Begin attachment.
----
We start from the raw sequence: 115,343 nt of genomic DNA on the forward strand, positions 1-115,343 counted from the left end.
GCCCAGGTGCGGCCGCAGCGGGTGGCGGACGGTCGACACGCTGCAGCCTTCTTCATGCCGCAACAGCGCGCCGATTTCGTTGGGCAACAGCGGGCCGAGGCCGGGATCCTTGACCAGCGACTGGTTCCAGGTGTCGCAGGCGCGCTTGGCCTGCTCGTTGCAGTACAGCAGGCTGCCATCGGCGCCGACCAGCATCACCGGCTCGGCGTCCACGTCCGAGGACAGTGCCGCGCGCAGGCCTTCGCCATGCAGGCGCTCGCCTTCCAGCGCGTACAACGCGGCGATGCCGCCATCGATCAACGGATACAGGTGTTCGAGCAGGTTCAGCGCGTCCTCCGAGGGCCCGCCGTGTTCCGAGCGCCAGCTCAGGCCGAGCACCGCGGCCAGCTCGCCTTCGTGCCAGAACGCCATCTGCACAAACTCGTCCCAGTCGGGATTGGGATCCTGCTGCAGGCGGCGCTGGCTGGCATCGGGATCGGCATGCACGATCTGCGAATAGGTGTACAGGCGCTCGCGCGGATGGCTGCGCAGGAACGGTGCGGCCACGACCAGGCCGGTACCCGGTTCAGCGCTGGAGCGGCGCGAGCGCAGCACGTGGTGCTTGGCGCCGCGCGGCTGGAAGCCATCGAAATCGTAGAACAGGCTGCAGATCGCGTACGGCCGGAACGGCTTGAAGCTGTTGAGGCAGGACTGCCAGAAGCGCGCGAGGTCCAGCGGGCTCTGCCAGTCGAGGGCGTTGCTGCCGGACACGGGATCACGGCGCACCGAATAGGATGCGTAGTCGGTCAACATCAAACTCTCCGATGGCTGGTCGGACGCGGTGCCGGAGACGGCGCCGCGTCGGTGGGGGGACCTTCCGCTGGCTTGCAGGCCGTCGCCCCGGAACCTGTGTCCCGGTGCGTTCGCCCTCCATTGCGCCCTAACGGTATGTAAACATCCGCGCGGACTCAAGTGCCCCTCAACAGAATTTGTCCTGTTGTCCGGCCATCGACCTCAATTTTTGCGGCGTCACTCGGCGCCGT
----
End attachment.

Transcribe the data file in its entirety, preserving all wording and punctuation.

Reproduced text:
We start from the raw sequence: 115,343 nt of genomic DNA on the forward strand, positions 1-115,343 counted from the left end.
GCCCAGGTGCGGCCGCAGCGGGTGGCGGACGGTCGACACGCTGCAGCCTTCTTCATGCCGCAACAGCGCGCCGATTTCGTTGGGCAACAGCGGGCCGAGGCCGGGATCCTTGACCAGCGACTGGTTCCAGGTGTCGCAGGCGCGCTTGGCCTGCTCGTTGCAGTACAGCAGGCTGCCATCGGCGCCGACCAGCATCACCGGCTCGGCGTCCACGTCCGAGGACAGTGCCGCGCGCAGGCCTTCGCCATGCAGGCGCTCGCCTTCCAGCGCGTACAACGCGGCGATGCCGCCATCGATCAACGGATACAGGTGTTCGAGCAGGTTCAGCGCGTCCTCCGAGGGCCCGCCGTGTTCCGAGCGCCAGCTCAGGCCGAGCACCGCGGCCAGCTCGCCTTCGTGCCAGAACGCCATCTGCACAAACTCGTCCCAGTCGGGATTGGGATCCTGCTGCAGGCGGCGCTGGCTGGCATCGGGATCGGCATGCACGATCTGCGAATAGGTGTACAGGCGCTCGCGCGGATGGCTGCGCAGGAACGGTGCGGCCACGACCAGGCCGGTACCCGGTTCAGCGCTGGAGCGGCGCGAGCGCAGCACGTGGTGCTTGGCGCCGCGCGGCTGGAAGCCATCGAAATCGTAGAACAGGCTGCAGATCGCGTACGGCCGGAACGGCTTGAAGCTGTTGAGGCAGGACTGCCAGAAGCGCGCGAGGTCCAGCGGGCTCTGCCAGTCGAGGGCGTTGCTGCCGGACACGGGATCACGGCGCACCGAATAGGATGCGTAGTCGGTCAACATCAAACTCTCCGATGGCTGGTCGGACGCGGTGCCGGAGACGGCGCCGCGTCGGTGGGGGGACCTTCCGCTGGCTTGCAGGCCGTCGCCCCGGAACCTGTGTCCCGGTGCGTTCGCCCTCCATTGCGCCCTAACGGTATGTAAACATCCGCGCGGACTCAAGTGCCCCTCAACAGAATTTGTCCTGTTGTCCGGCCATCGACCTCAATTTTTGCGGCGTCACTCGGCGCCGT